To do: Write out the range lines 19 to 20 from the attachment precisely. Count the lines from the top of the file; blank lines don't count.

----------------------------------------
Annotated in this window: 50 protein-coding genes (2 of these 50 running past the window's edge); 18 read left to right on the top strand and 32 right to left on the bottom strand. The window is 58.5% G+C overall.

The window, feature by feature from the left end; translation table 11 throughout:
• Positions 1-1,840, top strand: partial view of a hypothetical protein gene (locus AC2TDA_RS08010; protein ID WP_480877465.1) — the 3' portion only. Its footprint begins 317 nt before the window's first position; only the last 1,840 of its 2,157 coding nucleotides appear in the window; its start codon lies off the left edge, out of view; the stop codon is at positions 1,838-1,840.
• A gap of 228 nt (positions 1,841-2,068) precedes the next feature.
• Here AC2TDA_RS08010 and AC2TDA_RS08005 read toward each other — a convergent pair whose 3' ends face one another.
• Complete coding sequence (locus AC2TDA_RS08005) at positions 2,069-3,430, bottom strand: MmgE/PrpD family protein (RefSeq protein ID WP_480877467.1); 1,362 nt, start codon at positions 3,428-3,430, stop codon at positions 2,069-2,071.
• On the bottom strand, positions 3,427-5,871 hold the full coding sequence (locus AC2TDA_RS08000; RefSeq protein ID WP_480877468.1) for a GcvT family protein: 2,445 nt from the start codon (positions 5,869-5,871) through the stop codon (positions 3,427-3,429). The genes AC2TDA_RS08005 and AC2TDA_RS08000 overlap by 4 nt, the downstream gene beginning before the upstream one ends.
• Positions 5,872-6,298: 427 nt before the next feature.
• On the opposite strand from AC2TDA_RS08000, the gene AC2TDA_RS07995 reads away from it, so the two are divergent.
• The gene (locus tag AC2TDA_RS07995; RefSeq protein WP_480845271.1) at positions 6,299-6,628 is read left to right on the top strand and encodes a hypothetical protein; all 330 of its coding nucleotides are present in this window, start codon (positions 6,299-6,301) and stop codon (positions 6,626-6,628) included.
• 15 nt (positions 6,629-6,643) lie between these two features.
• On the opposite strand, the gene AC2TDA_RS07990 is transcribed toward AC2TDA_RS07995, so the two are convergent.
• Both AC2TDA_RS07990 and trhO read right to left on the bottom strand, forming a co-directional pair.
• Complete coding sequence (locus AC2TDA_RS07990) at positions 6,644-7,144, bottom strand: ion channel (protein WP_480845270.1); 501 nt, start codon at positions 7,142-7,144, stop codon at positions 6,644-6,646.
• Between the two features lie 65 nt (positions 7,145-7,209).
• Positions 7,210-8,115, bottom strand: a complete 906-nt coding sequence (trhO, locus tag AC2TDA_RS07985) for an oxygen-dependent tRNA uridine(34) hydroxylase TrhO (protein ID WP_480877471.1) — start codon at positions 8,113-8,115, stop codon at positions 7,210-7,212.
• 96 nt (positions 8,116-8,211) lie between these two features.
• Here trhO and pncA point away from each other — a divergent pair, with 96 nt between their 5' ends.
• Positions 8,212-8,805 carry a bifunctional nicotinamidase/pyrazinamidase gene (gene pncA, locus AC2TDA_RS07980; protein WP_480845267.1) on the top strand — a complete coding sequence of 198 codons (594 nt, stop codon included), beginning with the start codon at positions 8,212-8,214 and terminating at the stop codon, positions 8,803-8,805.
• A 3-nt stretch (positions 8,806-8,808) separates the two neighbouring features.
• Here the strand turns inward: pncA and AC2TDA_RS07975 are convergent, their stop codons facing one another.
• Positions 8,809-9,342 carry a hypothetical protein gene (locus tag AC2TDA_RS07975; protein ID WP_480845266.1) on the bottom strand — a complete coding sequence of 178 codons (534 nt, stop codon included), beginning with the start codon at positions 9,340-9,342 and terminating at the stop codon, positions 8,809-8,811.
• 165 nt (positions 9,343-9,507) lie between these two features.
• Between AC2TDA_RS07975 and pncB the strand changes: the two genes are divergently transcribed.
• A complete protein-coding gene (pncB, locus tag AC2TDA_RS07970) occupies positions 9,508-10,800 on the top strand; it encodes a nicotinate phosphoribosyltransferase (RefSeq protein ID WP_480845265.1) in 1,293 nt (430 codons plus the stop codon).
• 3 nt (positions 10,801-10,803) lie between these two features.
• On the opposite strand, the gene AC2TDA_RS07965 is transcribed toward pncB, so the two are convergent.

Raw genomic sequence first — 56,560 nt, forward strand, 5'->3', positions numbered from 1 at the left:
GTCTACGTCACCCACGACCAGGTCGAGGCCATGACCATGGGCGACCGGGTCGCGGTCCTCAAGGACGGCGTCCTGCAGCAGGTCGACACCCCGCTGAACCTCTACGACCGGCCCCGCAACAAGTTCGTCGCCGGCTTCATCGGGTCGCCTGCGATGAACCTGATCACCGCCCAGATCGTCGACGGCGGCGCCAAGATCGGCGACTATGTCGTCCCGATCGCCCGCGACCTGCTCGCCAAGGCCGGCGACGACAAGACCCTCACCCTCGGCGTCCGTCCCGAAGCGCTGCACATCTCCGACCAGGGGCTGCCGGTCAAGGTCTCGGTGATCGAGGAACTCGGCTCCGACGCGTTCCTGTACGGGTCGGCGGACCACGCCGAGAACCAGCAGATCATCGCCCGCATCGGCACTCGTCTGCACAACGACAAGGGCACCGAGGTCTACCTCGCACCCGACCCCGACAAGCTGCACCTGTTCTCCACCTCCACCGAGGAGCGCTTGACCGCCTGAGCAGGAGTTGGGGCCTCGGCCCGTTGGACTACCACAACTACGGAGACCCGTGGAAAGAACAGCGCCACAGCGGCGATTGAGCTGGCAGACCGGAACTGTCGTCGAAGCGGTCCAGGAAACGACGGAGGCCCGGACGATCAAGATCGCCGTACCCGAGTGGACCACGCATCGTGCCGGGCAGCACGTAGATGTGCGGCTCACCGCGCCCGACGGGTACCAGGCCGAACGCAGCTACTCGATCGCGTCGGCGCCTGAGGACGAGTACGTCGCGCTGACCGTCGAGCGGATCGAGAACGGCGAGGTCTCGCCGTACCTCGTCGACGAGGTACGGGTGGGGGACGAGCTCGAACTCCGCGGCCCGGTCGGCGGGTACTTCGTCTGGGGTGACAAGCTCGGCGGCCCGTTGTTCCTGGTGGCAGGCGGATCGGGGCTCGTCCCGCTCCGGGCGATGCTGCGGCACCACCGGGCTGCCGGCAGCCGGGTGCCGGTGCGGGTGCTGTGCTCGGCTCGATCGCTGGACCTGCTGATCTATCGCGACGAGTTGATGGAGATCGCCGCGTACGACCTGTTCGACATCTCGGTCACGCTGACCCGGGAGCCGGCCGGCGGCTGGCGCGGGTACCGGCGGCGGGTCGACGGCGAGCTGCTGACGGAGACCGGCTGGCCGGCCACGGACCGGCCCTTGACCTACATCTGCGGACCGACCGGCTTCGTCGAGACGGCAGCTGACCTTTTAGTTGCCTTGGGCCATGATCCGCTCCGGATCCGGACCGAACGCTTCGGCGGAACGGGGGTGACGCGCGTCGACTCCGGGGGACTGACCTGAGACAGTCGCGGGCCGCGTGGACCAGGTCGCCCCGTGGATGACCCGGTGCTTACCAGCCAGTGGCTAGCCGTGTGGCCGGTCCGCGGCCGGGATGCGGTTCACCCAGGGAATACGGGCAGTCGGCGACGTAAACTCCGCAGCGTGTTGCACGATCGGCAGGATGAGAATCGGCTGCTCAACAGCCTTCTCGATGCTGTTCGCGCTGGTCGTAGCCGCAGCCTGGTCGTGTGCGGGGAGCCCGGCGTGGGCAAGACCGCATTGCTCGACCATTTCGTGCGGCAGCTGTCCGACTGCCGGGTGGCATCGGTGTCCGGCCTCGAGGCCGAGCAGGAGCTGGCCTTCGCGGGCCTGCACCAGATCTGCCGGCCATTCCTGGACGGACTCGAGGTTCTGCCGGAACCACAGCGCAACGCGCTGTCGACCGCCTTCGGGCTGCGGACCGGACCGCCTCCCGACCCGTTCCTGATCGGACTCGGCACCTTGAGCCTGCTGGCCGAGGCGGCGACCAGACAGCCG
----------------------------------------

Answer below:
• Positions 8,212-8,805 carry a bifunctional nicotinamidase/pyrazinamidase gene (gene pncA, locus AC2TDA_RS07980; protein WP_480845267.1) on the top strand — a complete coding sequence of 198 codons (594 nt, stop codon included), beginning with the start codon at positions 8,212-8,214 and terminating at the stop codon, positions 8,803-8,805.
• A 3-nt stretch (positions 8,806-8,808) separates the two neighbouring features.